Export Sophistication, Diversification And Product Space Evolution

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Abstract By assessing the export sophistication, diversification and product space evolution, we discuss the reasons behind thirty years’ growth miracle of Chinese economy and causes of recent slowdown. Disaggregated export data dating back to 1985 is utilized to analyse the characteristics of China’s export basket especially its sophistication level and diversification degree. And China’s development path as constantly extending into production of new and more complex commodities is discussed. From the perspective of product space, the following progress route is identified. It firstly diversified from primary goods to manufactured articles, and then to electronics clusters as technology improved and capabilities accumulated. Currently,…show more content…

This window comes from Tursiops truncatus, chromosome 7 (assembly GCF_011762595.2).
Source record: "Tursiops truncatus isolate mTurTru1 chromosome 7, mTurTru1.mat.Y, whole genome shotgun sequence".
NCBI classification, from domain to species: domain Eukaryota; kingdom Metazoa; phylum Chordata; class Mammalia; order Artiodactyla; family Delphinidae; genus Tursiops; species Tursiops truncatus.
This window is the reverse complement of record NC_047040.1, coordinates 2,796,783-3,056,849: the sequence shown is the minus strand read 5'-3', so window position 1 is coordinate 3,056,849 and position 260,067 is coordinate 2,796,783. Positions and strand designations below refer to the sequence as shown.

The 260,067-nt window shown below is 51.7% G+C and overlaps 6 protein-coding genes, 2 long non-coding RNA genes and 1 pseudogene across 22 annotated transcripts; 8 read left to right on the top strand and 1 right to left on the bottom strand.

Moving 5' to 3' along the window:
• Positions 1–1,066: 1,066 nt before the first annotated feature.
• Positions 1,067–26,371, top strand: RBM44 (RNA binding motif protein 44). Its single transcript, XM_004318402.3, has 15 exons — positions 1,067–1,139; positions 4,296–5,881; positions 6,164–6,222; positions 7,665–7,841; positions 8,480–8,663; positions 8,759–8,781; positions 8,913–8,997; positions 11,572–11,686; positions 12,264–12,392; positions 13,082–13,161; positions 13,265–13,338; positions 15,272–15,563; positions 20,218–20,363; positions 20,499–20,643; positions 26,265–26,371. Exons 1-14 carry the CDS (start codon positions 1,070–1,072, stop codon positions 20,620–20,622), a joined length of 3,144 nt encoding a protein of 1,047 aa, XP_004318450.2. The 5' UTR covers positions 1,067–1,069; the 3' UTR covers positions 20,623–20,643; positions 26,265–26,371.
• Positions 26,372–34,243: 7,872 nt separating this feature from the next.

After thirty years of development, China has transferred itself into a major world economy player. Nevertheless, formidable growth since transition to market economy does not necessarily eliminate the risks of serious problems ranging from regional development imbalance to unequal income distribution. Specifically, Per capita income of wealthier provinces like Beijing and Shanghai is more than triple that of less developed provinces like Gansu . Besides, China’s GINI ratio reaches 0.47 in 2014 (National Bureau of Statistics of China), which is above the critical value revealing its relatively higher income distribution inequality level. Export-led growth pattern has enhanced China’s integration with world economy while it also makes China more vulnerable to external shocks with nearly a quarter of GDP coming from exports . Given these challenges, will China continue to grow at such speed? Felipe et al (2013) estimated that it was unlikely for China to continue registering high growth rate any longer since its past thirty years’ development has created wonders but also inefficiencies and imbalances. We have witnessed China’s inevitable deceleration in recent years with annual GDP growth rate declining for five years in a row, which fell to 7.35% in 2014. According to several growth projections, China’s average annual growth rate
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